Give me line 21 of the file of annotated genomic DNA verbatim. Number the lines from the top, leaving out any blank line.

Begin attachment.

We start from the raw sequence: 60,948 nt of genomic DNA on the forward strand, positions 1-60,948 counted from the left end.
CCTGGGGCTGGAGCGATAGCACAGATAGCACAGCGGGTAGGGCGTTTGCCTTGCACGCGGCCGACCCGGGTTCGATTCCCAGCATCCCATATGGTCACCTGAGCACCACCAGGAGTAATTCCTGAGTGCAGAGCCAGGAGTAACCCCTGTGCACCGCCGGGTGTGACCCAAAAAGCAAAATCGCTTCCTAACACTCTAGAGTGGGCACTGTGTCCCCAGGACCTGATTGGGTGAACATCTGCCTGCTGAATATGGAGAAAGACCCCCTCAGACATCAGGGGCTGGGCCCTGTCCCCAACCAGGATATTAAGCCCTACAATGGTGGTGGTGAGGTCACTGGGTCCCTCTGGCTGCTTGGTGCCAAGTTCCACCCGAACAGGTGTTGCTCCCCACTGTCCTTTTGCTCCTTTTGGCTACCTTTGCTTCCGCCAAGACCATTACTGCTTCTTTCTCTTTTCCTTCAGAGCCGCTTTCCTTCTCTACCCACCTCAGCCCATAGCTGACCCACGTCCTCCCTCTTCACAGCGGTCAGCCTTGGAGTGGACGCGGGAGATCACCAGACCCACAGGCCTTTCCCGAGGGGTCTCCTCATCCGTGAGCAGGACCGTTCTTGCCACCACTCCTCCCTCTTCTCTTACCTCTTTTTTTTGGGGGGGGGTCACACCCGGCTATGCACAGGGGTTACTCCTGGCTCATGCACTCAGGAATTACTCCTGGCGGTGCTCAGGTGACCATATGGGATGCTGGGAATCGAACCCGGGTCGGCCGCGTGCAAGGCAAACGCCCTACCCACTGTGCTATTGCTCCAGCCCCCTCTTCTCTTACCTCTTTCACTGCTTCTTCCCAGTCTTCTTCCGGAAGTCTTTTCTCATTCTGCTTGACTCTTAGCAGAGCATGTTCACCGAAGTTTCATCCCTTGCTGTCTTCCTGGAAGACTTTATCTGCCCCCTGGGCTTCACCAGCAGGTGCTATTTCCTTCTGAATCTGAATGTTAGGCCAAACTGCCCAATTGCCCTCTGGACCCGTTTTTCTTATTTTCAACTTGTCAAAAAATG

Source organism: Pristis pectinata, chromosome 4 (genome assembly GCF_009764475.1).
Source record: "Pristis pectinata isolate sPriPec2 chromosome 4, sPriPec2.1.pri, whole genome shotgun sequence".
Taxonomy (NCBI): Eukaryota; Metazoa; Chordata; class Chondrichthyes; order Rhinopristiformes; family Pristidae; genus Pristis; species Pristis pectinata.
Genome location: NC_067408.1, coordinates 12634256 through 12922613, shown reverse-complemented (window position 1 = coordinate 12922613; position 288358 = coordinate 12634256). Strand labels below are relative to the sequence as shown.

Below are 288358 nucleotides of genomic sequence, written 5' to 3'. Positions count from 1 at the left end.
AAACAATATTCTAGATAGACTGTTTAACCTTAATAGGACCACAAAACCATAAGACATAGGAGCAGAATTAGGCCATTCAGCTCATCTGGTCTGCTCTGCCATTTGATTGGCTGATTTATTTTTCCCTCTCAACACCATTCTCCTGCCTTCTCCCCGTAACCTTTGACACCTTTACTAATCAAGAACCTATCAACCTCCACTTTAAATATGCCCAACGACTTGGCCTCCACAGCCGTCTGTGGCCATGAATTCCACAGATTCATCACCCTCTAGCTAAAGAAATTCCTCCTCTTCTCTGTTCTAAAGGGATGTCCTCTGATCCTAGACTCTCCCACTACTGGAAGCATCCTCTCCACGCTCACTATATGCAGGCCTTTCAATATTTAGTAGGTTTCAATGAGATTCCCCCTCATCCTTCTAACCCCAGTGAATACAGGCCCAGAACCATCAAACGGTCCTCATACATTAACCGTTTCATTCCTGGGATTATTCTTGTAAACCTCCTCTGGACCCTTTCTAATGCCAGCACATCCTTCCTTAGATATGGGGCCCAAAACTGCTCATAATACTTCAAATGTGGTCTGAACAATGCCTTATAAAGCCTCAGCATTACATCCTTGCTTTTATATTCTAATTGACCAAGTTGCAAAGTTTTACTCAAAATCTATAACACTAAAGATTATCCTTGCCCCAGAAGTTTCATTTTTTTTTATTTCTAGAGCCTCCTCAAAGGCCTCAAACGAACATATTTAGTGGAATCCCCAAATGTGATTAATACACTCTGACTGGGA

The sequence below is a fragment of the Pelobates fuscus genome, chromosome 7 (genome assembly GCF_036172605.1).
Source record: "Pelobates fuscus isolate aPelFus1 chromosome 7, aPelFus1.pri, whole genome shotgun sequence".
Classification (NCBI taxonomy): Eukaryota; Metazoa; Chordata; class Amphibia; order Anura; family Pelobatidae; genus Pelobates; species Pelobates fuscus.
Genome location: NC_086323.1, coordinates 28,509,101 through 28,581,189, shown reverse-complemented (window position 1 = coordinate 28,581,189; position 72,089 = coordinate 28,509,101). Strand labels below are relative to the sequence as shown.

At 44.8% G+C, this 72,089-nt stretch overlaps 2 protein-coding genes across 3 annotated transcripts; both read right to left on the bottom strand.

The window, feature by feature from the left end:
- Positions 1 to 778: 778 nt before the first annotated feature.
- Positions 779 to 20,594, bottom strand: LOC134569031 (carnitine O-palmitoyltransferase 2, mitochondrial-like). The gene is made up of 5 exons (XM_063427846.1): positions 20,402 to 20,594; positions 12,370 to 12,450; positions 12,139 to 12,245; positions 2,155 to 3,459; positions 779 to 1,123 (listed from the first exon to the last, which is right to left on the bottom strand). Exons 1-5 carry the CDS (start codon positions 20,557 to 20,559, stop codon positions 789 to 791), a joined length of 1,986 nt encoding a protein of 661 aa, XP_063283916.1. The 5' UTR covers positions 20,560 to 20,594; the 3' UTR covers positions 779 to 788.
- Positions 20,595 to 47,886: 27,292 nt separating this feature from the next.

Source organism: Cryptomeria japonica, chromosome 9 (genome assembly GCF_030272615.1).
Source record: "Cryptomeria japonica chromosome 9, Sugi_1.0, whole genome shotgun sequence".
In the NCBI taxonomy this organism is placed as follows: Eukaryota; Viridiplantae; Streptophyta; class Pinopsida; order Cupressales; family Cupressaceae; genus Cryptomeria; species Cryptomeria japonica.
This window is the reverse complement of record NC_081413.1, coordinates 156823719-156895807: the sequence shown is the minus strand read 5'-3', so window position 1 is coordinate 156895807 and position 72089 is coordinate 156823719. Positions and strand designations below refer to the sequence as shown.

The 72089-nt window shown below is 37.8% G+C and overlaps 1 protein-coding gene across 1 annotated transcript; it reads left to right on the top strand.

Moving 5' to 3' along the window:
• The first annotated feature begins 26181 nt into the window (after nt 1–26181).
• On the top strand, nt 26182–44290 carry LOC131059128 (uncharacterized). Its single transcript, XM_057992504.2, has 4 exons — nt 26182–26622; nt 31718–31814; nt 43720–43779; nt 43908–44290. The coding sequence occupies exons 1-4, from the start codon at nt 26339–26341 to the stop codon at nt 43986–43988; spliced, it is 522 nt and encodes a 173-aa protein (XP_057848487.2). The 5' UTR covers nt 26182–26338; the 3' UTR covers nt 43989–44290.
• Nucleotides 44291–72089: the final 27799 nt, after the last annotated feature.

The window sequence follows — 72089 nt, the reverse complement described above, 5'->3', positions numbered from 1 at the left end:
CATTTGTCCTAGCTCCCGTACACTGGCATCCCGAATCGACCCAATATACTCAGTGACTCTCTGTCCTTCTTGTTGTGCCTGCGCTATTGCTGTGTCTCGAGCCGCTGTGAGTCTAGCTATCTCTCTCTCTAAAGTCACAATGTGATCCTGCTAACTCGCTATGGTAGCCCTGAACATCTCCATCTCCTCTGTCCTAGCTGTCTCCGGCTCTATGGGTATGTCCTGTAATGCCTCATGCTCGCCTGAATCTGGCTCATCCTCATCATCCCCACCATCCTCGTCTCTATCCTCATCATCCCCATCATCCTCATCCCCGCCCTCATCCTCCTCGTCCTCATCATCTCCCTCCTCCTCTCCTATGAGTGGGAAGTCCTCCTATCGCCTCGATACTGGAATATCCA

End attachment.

This window is the reverse complement of record NC_081413.1, coordinates 156823719-156895807: the sequence shown is the minus strand read 5'-3', so window position 1 is coordinate 156895807 and position 72089 is coordinate 156823719. Positions and strand designations below refer to the sequence as shown.